Using TV tagging app IntoNow, the soda maker will let viewers tag TV commercials to generate social buzz.
For a TV commercial to get some attention on social media, it generally has to be funny, outlandish or awful enough for consumers to want to share it. But a partnership between Pepsi and a new iPhone app called IntoNow may have found a way around that.
IntoNow, which debuted in January, is a Shazam-like app that uses a four to 12 second audio sample to identify what TV show a user is watching , then posts a notification - "Doug is watching 'Community' " - to that user's social media streams, as well as the app's own news feed. The idea is to allow users to exchange comments with others as they watch TV, as well as to find out what their friends and people in their area are watching.
A "live now" button uses the iPhone's GPS feature to alert users to what is most popular among people in their region at any time.
Starting today, IntoNow users who "tag" a new PepsiMax commercial appearing on Major League Baseball broadcasts will receive a coupon on their phones for a free 20-ounce PepsiMax. The hope is that the tags themselves will serve as advertising for PepsiMax, and that other IntoNow users, as well as their Facebook friends and Twitter followers, will be motivated by the tags to seek out the commercial - and the coupons - themselves.
The TV spot features baseball greats including Rollie Fingers, Rickey Henderson and Ozzie Smith, along with current players like Evan Longoria and CC Sabathia, in a "Field of Dreams" inspired scenario.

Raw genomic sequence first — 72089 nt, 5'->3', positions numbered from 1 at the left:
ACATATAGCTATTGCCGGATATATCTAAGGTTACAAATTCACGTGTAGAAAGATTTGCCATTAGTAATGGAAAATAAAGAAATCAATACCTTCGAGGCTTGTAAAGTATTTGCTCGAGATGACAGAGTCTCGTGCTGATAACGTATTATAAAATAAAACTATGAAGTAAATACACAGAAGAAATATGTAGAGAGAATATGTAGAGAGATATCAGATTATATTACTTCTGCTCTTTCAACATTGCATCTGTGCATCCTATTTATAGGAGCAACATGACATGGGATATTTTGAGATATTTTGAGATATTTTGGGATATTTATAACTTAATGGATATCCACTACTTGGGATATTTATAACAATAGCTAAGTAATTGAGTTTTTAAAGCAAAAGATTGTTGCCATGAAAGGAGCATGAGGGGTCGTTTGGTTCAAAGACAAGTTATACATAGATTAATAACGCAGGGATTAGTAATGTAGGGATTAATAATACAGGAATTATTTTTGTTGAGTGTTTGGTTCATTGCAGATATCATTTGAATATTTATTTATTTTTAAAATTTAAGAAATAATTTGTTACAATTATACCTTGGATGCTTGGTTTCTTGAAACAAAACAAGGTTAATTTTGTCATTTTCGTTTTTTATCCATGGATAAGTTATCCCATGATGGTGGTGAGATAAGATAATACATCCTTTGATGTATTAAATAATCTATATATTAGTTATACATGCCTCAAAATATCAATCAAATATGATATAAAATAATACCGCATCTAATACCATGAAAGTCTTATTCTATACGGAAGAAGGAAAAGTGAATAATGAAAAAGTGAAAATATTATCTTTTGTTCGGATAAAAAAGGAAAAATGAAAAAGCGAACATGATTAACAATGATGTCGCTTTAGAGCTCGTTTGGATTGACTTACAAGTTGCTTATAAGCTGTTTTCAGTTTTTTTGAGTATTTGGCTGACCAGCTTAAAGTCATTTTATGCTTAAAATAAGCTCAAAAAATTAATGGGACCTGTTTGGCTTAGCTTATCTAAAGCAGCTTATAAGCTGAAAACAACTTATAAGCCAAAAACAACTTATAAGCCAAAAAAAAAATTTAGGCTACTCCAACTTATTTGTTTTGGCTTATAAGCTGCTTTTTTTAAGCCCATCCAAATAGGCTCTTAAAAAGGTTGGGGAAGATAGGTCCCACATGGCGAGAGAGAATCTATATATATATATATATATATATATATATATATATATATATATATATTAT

Adam Cahan, CEO of Palo Alto-based IntoNow, said the app's advertising possibilities became apparent in the first four weeks after its release, when about 7 percent of the tags turned out to be for commercials.
"People were watching commercials and pressing the button to see what would happen," said Cahan. The only thing those users received was a semi-sarcastic message about the networks "needing to get paid," he said. "But it was obvious that people wanted to interact with the commercials." So IntoNow began approaching different companies about letting the app tag their TV ads.
For Pepsi, the deal represents the rare opportunity to tie a TV commercial directly to sales. Pepsi will be able to track the IntoNow coupons through the serial number on each phone, providing the company with data on who actually ends up sampling the product as a result of seeing the commercial. Sending coupons directly to phones also allows Pepsi to offer free sodas rather than a more typical two-for-one deal, because it can be sure that no single phone is getting more than one coupon.
The Pepsi commercial is IntoNow's first integration with a TV commercial, said Cahan, though the company is in talks with other advertisers, as well. He declined to name specific companies, but said that he had spoken to movie studios about offering tickets or free concessions when users view trailers, and that auto dealerships were interested in using the app to helps users find cars that they saw advertised on TV.
IntoNow, which is free in the iTunes store, has been downloaded 600,000 times since its January debut. Cahan said the company is working on an Android version, as well as a "native" iPad experience.
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Douglas Quenqua is a journalist based in Brooklyn, NY who writes about culture and technology. His work has appeared in The New York Times, Wired, The New York Observer, and Fortune.
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